The origin of enameling can be traced to ancient times when vitreous (made from glass) enamels were used on and in metalwork. This practice reportedly enabled the artist to use glass in place of rare gemstones--for example, cobalt glass in place of lapis lazuli and a reddish/brown color for garnets. Modern day vitreous enamels can still be found in these original colors along with many others, expanding the artist's palette.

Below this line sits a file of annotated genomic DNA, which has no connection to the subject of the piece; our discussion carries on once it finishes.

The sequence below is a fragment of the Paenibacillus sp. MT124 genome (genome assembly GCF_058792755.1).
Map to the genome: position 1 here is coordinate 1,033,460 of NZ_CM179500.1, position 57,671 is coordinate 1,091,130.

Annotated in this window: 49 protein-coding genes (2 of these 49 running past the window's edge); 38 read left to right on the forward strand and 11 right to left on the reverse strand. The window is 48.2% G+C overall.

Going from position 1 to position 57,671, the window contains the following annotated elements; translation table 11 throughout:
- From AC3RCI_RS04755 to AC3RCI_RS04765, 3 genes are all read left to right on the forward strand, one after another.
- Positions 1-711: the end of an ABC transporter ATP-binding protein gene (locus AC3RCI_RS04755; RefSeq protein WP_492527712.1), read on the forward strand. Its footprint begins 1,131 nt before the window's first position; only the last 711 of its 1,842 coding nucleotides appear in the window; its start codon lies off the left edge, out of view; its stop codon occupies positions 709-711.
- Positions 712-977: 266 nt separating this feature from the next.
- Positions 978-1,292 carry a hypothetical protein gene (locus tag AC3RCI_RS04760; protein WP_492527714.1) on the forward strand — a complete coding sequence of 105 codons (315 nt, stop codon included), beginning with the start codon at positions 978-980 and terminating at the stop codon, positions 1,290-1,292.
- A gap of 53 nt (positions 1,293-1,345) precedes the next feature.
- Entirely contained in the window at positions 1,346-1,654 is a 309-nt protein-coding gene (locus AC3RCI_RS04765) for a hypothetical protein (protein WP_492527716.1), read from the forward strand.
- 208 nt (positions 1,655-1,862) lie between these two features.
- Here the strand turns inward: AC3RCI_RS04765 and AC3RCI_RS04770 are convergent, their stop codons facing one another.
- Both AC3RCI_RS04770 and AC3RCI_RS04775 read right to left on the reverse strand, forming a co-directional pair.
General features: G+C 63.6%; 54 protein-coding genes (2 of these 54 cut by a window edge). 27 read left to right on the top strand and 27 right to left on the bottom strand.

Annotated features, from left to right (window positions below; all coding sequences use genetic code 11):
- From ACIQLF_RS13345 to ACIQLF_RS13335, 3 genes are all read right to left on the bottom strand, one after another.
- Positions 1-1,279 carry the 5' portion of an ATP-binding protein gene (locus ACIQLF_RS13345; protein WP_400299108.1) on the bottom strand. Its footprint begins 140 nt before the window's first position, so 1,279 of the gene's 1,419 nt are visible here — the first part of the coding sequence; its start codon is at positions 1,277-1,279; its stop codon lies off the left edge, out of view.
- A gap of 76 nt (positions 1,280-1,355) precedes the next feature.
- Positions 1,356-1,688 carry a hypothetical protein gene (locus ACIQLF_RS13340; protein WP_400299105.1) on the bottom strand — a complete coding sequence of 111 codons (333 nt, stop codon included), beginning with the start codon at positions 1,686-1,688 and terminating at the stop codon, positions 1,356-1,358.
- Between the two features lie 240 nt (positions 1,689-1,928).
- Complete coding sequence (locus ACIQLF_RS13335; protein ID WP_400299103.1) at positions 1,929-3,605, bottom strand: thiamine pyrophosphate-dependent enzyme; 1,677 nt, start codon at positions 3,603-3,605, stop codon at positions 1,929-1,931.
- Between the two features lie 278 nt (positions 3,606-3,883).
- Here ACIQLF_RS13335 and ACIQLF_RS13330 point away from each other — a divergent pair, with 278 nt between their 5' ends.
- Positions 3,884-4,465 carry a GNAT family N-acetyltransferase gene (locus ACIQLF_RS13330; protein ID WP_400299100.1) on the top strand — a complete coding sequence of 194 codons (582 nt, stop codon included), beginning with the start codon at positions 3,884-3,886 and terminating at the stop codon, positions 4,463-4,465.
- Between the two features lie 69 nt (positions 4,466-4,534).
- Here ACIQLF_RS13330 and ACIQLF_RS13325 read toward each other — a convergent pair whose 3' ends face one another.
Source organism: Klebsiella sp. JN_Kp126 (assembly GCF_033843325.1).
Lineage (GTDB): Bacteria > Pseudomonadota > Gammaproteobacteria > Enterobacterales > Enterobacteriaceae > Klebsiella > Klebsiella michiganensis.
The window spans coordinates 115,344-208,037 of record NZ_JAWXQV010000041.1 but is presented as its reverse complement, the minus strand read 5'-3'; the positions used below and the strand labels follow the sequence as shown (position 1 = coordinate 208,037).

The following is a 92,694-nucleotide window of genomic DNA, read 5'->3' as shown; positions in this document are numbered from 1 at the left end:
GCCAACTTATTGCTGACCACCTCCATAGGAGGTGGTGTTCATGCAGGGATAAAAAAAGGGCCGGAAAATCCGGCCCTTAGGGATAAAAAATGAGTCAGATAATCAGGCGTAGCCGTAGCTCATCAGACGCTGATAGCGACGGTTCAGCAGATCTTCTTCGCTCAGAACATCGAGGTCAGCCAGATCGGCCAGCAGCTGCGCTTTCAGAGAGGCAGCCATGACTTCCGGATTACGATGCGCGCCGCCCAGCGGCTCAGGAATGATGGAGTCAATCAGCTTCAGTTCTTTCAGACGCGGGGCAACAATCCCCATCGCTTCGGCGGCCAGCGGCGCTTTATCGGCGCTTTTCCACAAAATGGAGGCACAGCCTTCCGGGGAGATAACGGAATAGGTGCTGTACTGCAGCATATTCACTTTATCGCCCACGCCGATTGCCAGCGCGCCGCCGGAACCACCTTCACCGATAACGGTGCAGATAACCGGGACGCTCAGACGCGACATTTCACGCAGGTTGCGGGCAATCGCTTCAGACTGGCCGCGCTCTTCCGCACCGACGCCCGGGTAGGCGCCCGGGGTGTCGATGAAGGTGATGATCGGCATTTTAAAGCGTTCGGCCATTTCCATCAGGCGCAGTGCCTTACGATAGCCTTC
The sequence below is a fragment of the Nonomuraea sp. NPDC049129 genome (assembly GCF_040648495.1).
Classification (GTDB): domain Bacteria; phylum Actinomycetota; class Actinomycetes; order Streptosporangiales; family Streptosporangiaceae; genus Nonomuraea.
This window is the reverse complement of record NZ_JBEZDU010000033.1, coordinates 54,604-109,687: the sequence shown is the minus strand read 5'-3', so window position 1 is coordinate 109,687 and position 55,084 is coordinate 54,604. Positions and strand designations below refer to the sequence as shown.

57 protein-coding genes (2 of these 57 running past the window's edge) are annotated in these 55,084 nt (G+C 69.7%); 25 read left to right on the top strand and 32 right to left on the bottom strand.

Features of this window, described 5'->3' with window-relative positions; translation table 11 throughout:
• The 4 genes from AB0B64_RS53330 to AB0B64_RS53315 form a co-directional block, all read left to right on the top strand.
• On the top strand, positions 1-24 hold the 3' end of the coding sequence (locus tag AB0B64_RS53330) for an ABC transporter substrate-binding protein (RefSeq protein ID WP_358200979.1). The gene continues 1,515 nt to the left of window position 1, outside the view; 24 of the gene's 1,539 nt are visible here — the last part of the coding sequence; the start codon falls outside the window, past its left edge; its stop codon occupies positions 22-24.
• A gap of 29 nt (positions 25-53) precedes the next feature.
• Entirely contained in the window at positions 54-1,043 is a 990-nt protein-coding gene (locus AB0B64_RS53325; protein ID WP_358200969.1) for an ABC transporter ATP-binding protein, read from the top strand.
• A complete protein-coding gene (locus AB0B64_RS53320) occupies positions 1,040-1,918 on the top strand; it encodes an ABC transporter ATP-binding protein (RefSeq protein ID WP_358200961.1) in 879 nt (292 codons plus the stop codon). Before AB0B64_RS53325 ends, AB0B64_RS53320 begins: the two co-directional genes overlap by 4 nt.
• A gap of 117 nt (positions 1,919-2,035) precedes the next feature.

Enamels are fine particles of glass applied to metal to add color. Enamels are typically applied by dry sifting the particles onto the surface or by wet packing the enamels into channels or depressions in the metal. Once applied, enamels are heated until they soften and flow; the heat source used is a kiln or torch. The mineral composition of each enamel effects how the glass reacts in the heat and how it reacts on the metal.